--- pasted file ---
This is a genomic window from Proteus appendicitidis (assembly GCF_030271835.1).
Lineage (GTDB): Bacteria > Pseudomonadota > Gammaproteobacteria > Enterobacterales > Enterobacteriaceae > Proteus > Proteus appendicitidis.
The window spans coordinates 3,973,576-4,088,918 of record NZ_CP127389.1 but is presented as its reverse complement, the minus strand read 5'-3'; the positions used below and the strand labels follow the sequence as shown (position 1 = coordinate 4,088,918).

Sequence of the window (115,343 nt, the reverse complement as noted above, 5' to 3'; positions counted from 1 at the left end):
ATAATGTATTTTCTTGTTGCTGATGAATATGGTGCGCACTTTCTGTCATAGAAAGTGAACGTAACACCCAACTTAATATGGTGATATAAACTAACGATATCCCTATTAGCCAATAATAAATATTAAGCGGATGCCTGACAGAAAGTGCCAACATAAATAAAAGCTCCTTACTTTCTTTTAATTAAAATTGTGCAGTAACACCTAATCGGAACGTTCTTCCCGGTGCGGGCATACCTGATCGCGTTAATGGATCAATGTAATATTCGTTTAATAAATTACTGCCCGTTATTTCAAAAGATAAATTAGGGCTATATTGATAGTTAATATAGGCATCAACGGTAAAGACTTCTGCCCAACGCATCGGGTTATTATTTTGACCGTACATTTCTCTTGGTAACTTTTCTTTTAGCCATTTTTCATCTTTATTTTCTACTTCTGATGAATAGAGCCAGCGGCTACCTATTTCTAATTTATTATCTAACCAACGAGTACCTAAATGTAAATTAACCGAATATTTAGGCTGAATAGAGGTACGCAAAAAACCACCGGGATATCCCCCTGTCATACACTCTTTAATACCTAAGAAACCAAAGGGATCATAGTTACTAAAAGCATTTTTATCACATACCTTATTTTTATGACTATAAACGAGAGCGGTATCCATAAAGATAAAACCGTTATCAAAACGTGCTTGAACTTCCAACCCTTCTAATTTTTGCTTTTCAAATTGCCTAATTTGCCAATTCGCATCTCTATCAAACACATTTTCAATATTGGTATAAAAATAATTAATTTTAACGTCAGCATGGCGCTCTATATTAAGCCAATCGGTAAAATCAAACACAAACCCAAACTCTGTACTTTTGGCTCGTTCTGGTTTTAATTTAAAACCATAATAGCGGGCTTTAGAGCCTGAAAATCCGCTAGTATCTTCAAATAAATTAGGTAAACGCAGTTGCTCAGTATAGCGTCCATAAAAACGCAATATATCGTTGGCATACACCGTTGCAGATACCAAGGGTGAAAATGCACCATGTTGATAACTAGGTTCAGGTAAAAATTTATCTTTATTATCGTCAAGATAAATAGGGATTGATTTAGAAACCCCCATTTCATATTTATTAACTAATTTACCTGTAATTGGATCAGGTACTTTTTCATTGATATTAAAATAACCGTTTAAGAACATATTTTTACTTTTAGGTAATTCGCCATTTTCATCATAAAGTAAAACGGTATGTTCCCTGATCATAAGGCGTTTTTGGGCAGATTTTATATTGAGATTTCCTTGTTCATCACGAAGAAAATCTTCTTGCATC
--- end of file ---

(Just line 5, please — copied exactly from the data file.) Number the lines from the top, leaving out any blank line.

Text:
ATAATGTATTTTCTTGTTGCTGATGAATATGGTGCGCACTTTCTGTCATAGAAAGTGAACGTAACACCCAACTTAATATGGTGATATAAACTAACGATATCCCTATTAGCCAATAATAAATATTAAGCGGATGCCTGACAGAAAGTGCCAACATAAATAAAAGCTCCTTACTTTCTTTTAATTAAAATTGTGCAGTAACACCTAATCGGAACGTTCTTCCCGGTGCGGGCATACCTGATCGCGTTAATGGATCAATGTAATATTCGTTTAATAAATTACTGCCCGTTATTTCAAAAGATAAATTAGGGCTATATTGATAGTTAATATAGGCATCAACGGTAAAGACTTCTGCCCAACGCATCGGGTTATTATTTTGACCGTACATTTCTCTTGGTAACTTTTCTTTTAGCCATTTTTCATCTTTATTTTCTACTTCTGATGAATAGAGCCAGCGGCTACCTATTTCTAATTTATTATCTAACCAACGAGTACCTAAATGTAAATTAACCGAATATTTAGGCTGAATAGAGGTACGCAAAAAACCACCGGGATATCCCCCTGTCATACACTCTTTAATACCTAAGAAACCAAAGGGATCATAGTTACTAAAAGCATTTTTATCACATACCTTATTTTTATGACTATAAACGAGAGCGGTATCCATAAAGATAAAACCGTTATCAAAACGTGCTTGAACTTCCAACCCTTCTAATTTTTGCTTTTCAAATTGCCTAATTTGCCAATTCGCATCTCTATCAAACACATTTTCAATATTGGTATAAAAATAATTAATTTTAACGTCAGCATGGCGCTCTATATTAAGCCAATCGGTAAAATCAAACACAAACCCAAACTCTGTACTTTTGGCTCGTTCTGGTTTTAATTTAAAACCATAATAGCGGGCTTTAGAGCCTGAAAATCCGCTAGTATCTTCAAATAAATTAGGTAAACGCAGTTGCTCAGTATAGCGTCCATAAAAACGCAATATATCGTTGGCATACACCGTTGCAGATACCAAGGGTGAAAATGCACCATGTTGATAACTAGGTTCAGGTAAAAATTTATCTTTATTATCGTCAAGATAAATAGGGATTGATTTAGAAACCCCCATTTCATATTTATTAACTAATTTACCTGTAATTGGATCAGGTACTTTTTCATTGATATTAAAATAACCGTTTAAGAACATATTTTTACTTTTAGGTAATTCGCCATTTTCATCATAAAGTAAAACGGTATGTTCCCTGATCATAAGGCGTTTTTGGGCAGATTTTATATTGAGATTTCCTTGTTCATCACGAAGAAAATCTTCTTGCATC